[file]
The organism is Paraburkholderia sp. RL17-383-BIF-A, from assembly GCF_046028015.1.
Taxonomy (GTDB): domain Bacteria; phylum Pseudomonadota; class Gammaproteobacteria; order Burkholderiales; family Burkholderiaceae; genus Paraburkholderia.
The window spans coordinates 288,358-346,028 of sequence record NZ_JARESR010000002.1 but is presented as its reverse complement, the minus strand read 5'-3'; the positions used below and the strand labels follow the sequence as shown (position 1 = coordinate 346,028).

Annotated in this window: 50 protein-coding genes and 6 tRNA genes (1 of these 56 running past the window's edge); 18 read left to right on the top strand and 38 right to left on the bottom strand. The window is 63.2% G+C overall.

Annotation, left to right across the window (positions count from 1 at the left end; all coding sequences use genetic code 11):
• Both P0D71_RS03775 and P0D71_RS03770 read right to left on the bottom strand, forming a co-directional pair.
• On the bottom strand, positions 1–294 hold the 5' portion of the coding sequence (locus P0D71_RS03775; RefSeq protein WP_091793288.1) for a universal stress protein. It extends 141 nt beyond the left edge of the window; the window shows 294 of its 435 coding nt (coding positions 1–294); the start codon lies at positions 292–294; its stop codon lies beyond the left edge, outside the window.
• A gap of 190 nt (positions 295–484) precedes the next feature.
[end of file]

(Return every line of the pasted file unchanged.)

The organism is Paraburkholderia sp. RL17-383-BIF-A, from assembly GCF_046028015.1.
Taxonomy (GTDB): domain Bacteria; phylum Pseudomonadota; class Gammaproteobacteria; order Burkholderiales; family Burkholderiaceae; genus Paraburkholderia.
The window spans coordinates 288,358-346,028 of sequence record NZ_JARESR010000002.1 but is presented as its reverse complement, the minus strand read 5'-3'; the positions used below and the strand labels follow the sequence as shown (position 1 = coordinate 346,028).

Annotated in this window: 50 protein-coding genes and 6 tRNA genes (1 of these 56 running past the window's edge); 18 read left to right on the top strand and 38 right to left on the bottom strand. The window is 63.2% G+C overall.

Annotation, left to right across the window (positions count from 1 at the left end; all coding sequences use genetic code 11):
• Both P0D71_RS03775 and P0D71_RS03770 read right to left on the bottom strand, forming a co-directional pair.
• On the bottom strand, positions 1–294 hold the 5' portion of the coding sequence (locus P0D71_RS03775; RefSeq protein WP_091793288.1) for a universal stress protein. It extends 141 nt beyond the left edge of the window; the window shows 294 of its 435 coding nt (coding positions 1–294); the start codon lies at positions 292–294; its stop codon lies beyond the left edge, outside the window.
• A gap of 190 nt (positions 295–484) precedes the next feature.